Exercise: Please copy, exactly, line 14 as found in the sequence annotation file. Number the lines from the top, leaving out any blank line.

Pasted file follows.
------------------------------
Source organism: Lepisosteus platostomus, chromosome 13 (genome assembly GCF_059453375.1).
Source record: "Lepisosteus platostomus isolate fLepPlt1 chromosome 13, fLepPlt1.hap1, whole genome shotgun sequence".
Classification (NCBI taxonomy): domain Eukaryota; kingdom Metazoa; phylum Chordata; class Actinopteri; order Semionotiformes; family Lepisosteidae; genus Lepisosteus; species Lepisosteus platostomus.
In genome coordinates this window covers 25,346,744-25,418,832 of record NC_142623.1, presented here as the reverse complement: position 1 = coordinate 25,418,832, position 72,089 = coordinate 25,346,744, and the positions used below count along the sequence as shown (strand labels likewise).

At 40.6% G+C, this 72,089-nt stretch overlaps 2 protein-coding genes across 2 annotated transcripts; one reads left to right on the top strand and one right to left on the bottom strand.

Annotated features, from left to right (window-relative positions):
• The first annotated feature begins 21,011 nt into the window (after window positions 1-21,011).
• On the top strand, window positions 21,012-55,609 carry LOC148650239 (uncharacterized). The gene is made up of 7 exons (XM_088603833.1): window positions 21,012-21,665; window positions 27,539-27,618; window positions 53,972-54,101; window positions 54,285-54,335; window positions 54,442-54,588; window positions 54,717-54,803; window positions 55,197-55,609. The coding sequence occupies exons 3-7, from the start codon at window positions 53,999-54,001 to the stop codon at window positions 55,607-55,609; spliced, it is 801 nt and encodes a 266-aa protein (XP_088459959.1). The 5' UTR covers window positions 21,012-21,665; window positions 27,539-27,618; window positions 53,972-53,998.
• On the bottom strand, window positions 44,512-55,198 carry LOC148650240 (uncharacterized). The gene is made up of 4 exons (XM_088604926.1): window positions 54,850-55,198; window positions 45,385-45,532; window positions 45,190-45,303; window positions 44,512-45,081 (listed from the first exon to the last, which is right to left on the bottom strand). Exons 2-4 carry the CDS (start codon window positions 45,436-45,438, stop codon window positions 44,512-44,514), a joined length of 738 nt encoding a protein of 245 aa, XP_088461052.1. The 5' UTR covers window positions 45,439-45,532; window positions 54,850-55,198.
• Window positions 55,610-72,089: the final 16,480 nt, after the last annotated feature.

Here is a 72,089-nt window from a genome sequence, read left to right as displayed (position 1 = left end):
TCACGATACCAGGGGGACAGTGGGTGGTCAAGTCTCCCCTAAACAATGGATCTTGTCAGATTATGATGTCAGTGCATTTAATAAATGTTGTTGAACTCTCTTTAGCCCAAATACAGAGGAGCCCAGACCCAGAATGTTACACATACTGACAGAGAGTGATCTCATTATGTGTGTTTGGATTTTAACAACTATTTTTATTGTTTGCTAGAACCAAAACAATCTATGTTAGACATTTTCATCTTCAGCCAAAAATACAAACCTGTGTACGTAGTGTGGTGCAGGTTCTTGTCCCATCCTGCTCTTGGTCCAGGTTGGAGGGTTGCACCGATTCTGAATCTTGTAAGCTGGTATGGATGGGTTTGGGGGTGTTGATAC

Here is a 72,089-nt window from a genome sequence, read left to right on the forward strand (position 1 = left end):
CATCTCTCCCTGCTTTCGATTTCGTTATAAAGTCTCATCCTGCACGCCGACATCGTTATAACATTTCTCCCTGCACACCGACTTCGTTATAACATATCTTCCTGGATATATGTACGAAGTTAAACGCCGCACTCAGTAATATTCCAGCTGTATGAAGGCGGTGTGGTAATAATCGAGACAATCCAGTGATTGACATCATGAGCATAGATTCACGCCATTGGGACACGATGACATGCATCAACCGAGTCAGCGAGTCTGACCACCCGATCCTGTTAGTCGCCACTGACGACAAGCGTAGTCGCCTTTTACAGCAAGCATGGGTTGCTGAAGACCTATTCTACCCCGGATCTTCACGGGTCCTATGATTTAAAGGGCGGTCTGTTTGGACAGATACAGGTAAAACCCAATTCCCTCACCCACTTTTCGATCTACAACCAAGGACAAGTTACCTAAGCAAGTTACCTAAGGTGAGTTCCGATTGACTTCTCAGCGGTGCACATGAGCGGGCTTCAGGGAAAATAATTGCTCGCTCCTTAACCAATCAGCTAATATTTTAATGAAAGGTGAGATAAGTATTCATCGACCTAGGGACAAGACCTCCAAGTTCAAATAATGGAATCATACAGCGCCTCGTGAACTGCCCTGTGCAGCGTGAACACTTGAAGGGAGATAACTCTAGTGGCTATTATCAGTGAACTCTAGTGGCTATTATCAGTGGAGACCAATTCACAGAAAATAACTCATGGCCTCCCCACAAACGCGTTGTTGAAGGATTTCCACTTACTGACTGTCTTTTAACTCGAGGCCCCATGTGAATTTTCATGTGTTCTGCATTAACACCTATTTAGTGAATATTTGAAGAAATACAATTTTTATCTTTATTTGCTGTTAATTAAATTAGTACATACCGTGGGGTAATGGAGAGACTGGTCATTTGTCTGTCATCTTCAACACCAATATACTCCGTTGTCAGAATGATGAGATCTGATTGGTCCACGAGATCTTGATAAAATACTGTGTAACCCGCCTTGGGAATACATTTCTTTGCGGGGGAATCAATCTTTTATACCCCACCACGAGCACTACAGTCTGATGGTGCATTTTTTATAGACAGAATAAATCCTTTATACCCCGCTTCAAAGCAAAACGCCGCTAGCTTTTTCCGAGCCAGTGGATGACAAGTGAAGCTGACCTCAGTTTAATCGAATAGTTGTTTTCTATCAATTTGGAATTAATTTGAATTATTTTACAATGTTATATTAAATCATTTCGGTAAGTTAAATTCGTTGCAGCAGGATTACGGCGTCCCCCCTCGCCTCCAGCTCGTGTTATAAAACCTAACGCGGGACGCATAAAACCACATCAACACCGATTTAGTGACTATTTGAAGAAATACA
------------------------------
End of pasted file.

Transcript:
CATCTCTCCCTGCTTTCGATTTCGTTATAAAGTCTCATCCTGCACGCCGACATCGTTATAACATTTCTCCCTGCACACCGACTTCGTTATAACATATCTTCCTGGATATATGTACGAAGTTAAACGCCGCACTCAGTAATATTCCAGCTGTATGAAGGCGGTGTGGTAATAATCGAGACAATCCAGTGATTGACATCATGAGCATAGATTCACGCCATTGGGACACGATGACATGCATCAACCGAGTCAGCGAGTCTGACCACCCGATCCTGTTAGTCGCCACTGACGACAAGCGTAGTCGCCTTTTACAGCAAGCATGGGTTGCTGAAGACCTATTCTACCCCGGATCTTCACGGGTCCTATGATTTAAAGGGCGGTCTGTTTGGACAGATACAGGTAAAACCCAATTCCCTCACCCACTTTTCGATCTACAACCAAGGACAAGTTACCTAAGCAAGTTACCTAAGGTGAGTTCCGATTGACTTCTCAGCGGTGCACATGAGCGGGCTTCAGGGAAAATAATTGCTCGCTCCTTAACCAATCAGCTAATATTTTAATGAAAGGTGAGATAAGTATTCATCGACCTAGGGACAAGACCTCCAAGTTCAAATAATGGAATCATACAGCGCCTCGTGAACTGCCCTGTGCAGCGTGAACACTTGAAGGGAGATAACTCTAGTGGCTATTATCAGTGAACTCTAGTGGCTATTATCAGTGGAGACCAATTCACAGAAAATAACTCATGGCCTCCCCACAAACGCGTTGTTGAAGGATTTCCACTTACTGACTGTCTTTTAACTCGAGGCCCCATGTGAATTTTCATGTGTTCTGCATTAACACCTATTTAGTGAATATTTGAAGAAATACAATTTTTATCTTTATTTGCTGTTAATTAAATTAGTACATACCGTGGGGTAATGGAGAGACTGGTCATTTGTCTGTCATCTTCAACACCAATATACTCCGTTGTCAGAATGATGAGATCTGATTGGTCCACGAGATCTTGATAAAATACTGTGTAACCCGCCTTGGGAATACATTTCTTTGCGGGGGAATCAATCTTTTATACCCCACCACGAGCACTACAGTCTGATGGTGCATTTTTTATAGACAGAATAAATCCTTTATACCCCGCTTCAAAGCAAAACGCCGCTAGCTTTTTCCGAGCCAGTGGATGACAAGTGAAGCTGACCTCAGTTTAATCGAATAGTTGTTTTCTATCAATTTGGAATTAATTTGAATTATTTTACAATGTTATATTAAATCATTTCGGTAAGTTAAATTCGTTGCAGCAGGATTACGGCGTCCCCCCTCGCCTCCAGCTCGTGTTATAAAACCTAACGCGGGACGCATAAAACCACATCAACACCGATTTAGTGACTATTTGAAGAAATACA